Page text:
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How to use Big Data for a proactive cyber threat prevention

The use of Big Data combined with security analytics has become a key weapon in the fight against cybercrime. Conventional detection mechanisms have failed due to the increase in the number of ‘unknown’ attacks. Let us look at some examples to understand how Big Data combined with analytical models can help solve this challenge.

big-data

Detecting the unknown

The easy way to understand the need for Big Data and analytics is to look at the evolution of viruses, malware and their detection. Until APT related malware became the cornerstone of serious attacks, malware detection was based on signatures. At that time there were more ‘knowns,’ so solutions could detect and identify existing patterns using a signature. Since the advent of APT and the use of sophisticated malware to penetrate large enterprises and government organisations, the ‘unknowns’ have become dominant.

Today, malware and other complex attacks are so sophisticated that trying to detect it through known patterns no longer works. The availability of crypters and packers to generate custom code along with more memory based attacks has made signature based detection obsolete. Alternative approaches emerged when signatures failed and analysts employed heuristic technologies to detect malware using the “sandbox” testing method. This approach was quite successful until malware creators started writing code to stop the execution of malware in a sandbox.

The next step is to utilise Big Data. As an example, infected end points could be sending back beaconing data to command and control servers that are not yet in the known blacklist. This data is available in proxies but is difficult to detect using signatures since well written malware do not have known beaconing that can be captured with a signature. It can be detected using clustering techniques running on a Big Data platform given the sheer volume of proxy logs.

Another example is to detect advanced malware by analysing the effects of data sets on processes and observing events from end points. This kind of data set is voluminous in any enterprise environment. In this approach, the anomalous behaviours of some end points are compared to other end points that are peers to detect anomalies that point to malware. This method calls for quick analysis of huge volumes of data as well as using analytical models to baseline normal patterns in end points against unusual patterns. The use of Big Data technologies combined with end point analytics enables the quick identification of any deviation and therefore identifies affected systems.

Lateral movement of attackers or malware is another use case that requires analytics on large volumes of data. Once an organisation is infiltrated using malware, malware moves laterally to other systems till the time they reach the crown jewels. Once they get what they want, data exfiltration starts from inside the organisation to external cybercrime syndicates. This essentially means that in order to detect lateral movement, analysts have to identify hundreds or thousands of lateral movement probes from billions of other events. This is inherently a difficult task and is different from conventional methods of attack detection that rely on identifying higher volume of attacks on lower number of data centre assets. It requires processing large volumes of events and identifying specific behaviour anomalies in the environment, which needs base lining normal user access and machine access and detecting deviations from it. This is an area that not only requires Big Data but also uses machine learning over Big Data.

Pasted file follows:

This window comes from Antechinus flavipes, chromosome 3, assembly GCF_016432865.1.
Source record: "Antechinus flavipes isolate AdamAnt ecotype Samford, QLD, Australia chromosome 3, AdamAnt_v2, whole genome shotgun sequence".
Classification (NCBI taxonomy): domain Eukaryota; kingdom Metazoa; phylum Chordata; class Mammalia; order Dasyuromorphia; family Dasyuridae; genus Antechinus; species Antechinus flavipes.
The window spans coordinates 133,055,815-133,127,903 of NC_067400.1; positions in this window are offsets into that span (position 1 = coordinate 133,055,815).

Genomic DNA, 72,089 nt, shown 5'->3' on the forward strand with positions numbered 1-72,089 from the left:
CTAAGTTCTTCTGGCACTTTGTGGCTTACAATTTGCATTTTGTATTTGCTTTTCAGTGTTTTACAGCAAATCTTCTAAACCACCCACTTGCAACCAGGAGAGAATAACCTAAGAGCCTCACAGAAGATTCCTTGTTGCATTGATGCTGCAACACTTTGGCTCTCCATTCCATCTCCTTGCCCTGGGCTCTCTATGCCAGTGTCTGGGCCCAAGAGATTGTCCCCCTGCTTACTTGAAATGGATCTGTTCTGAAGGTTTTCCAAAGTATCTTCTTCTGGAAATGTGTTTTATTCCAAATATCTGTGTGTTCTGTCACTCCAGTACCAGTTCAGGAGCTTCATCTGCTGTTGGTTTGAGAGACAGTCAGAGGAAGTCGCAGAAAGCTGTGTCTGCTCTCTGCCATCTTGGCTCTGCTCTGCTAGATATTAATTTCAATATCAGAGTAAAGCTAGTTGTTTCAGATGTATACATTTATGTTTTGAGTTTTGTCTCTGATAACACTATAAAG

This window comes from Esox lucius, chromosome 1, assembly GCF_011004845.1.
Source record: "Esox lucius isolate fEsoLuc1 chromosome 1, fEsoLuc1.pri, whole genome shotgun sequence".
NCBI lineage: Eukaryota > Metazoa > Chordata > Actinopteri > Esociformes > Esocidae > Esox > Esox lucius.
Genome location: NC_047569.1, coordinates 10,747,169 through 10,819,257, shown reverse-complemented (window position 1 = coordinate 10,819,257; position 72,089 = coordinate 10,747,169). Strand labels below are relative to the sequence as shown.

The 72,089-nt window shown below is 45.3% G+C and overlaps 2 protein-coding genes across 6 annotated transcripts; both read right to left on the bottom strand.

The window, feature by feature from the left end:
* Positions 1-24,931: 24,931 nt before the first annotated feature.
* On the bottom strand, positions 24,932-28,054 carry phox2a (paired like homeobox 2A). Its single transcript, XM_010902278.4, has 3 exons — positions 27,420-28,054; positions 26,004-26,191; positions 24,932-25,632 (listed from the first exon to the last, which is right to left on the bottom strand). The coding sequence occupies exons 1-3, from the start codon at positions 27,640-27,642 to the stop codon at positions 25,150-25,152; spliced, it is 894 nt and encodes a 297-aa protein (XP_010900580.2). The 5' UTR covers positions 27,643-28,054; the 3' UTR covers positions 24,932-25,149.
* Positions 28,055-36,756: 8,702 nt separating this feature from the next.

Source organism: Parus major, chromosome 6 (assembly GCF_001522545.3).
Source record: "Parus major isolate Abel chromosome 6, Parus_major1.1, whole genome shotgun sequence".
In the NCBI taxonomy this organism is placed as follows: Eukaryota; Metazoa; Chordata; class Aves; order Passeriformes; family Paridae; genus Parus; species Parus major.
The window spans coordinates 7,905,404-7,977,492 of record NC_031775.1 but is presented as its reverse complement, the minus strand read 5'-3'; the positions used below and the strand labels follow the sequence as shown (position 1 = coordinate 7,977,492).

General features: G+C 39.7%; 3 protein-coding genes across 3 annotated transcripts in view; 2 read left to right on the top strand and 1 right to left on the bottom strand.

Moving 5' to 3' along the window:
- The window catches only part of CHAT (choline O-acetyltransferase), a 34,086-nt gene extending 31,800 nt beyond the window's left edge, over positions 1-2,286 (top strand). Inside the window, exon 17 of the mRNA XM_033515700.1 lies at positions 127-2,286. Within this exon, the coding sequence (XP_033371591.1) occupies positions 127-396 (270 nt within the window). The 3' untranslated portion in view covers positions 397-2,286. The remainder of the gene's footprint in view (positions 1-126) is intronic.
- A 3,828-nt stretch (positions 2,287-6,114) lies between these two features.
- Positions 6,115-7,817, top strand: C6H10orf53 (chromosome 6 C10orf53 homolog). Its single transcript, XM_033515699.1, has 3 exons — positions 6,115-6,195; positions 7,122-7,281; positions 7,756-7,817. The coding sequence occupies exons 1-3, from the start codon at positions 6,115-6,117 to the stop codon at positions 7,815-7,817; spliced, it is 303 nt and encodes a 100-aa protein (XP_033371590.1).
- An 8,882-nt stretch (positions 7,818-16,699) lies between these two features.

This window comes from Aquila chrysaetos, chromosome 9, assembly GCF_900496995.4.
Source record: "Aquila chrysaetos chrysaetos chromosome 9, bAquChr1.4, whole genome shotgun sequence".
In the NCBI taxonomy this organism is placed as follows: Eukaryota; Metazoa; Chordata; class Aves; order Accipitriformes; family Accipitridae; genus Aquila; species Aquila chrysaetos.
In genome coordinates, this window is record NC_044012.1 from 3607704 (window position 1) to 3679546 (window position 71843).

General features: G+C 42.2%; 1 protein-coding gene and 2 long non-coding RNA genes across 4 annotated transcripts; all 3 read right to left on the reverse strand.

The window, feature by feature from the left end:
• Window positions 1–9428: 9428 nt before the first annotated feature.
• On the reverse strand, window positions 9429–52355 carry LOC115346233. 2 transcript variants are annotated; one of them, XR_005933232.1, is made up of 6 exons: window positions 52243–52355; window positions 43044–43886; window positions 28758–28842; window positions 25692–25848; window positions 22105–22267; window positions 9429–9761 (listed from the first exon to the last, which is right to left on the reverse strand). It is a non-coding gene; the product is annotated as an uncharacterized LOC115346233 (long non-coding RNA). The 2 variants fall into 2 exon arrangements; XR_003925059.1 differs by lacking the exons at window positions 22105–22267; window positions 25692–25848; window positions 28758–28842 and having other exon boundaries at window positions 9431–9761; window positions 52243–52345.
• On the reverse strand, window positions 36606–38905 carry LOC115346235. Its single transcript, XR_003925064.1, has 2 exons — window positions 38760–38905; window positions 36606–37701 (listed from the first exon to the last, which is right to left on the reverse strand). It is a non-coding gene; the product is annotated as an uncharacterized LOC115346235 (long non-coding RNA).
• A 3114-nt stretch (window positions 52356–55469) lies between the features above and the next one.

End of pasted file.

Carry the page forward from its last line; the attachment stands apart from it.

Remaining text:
These are but some examples. There are many such use cases that require analytics applied on large datasets for better detection of unknown attacks.

Moving to a new paradigm with big data and security analytics 

The last two to three years have seen profound changes in the attack methodology of cybercrime syndicates. They have moved from directly targeting high value assets to indirect stealth attacks that are inherently difficult to detect. The information security industry is also evolving to detect and respond to such high impact attacks. Big data combined with security analytical models now play a key role in the detection of such attacks. It is no longer about the prevention of attacks, but more about quick detection and containment of the breach. In this new paradigm, Big Data security analytics leads the way in prediction of attacks, proactive detection of breaches, and quick containment.

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